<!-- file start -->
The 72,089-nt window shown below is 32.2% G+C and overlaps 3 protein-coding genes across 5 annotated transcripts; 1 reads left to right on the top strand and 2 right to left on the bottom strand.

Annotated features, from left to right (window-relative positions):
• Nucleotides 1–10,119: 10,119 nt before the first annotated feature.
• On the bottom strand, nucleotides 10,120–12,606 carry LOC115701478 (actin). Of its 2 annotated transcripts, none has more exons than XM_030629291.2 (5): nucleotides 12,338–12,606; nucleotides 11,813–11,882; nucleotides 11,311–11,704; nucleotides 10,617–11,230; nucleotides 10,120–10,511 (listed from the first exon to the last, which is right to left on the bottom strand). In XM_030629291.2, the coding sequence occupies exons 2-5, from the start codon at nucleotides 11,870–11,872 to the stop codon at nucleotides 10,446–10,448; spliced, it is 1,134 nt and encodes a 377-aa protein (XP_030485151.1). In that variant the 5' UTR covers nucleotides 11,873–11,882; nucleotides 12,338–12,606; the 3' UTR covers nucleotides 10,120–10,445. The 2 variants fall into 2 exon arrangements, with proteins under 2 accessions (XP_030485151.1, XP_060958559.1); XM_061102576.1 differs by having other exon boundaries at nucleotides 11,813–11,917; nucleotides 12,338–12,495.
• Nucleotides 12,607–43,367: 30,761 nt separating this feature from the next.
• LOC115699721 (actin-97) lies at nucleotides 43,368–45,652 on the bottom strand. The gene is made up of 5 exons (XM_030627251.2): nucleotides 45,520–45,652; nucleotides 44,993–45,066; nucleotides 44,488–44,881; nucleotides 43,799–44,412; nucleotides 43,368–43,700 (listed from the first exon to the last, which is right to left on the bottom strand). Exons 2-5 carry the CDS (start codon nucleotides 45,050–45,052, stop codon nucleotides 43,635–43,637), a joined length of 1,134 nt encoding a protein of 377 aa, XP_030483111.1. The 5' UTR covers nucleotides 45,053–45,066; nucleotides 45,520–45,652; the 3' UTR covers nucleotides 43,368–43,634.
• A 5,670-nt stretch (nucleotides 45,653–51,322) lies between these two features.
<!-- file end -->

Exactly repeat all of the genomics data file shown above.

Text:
The 72,089-nt window shown below is 32.2% G+C and overlaps 3 protein-coding genes across 5 annotated transcripts; 1 reads left to right on the top strand and 2 right to left on the bottom strand.

Annotated features, from left to right (window-relative positions):
• Nucleotides 1–10,119: 10,119 nt before the first annotated feature.
• On the bottom strand, nucleotides 10,120–12,606 carry LOC115701478 (actin). Of its 2 annotated transcripts, none has more exons than XM_030629291.2 (5): nucleotides 12,338–12,606; nucleotides 11,813–11,882; nucleotides 11,311–11,704; nucleotides 10,617–11,230; nucleotides 10,120–10,511 (listed from the first exon to the last, which is right to left on the bottom strand). In XM_030629291.2, the coding sequence occupies exons 2-5, from the start codon at nucleotides 11,870–11,872 to the stop codon at nucleotides 10,446–10,448; spliced, it is 1,134 nt and encodes a 377-aa protein (XP_030485151.1). In that variant the 5' UTR covers nucleotides 11,873–11,882; nucleotides 12,338–12,606; the 3' UTR covers nucleotides 10,120–10,445. The 2 variants fall into 2 exon arrangements, with proteins under 2 accessions (XP_030485151.1, XP_060958559.1); XM_061102576.1 differs by having other exon boundaries at nucleotides 11,813–11,917; nucleotides 12,338–12,495.
• Nucleotides 12,607–43,367: 30,761 nt separating this feature from the next.
• LOC115699721 (actin-97) lies at nucleotides 43,368–45,652 on the bottom strand. The gene is made up of 5 exons (XM_030627251.2): nucleotides 45,520–45,652; nucleotides 44,993–45,066; nucleotides 44,488–44,881; nucleotides 43,799–44,412; nucleotides 43,368–43,700 (listed from the first exon to the last, which is right to left on the bottom strand). Exons 2-5 carry the CDS (start codon nucleotides 45,050–45,052, stop codon nucleotides 43,635–43,637), a joined length of 1,134 nt encoding a protein of 377 aa, XP_030483111.1. The 5' UTR covers nucleotides 45,053–45,066; nucleotides 45,520–45,652; the 3' UTR covers nucleotides 43,368–43,634.
• A 5,670-nt stretch (nucleotides 45,653–51,322) lies between these two features.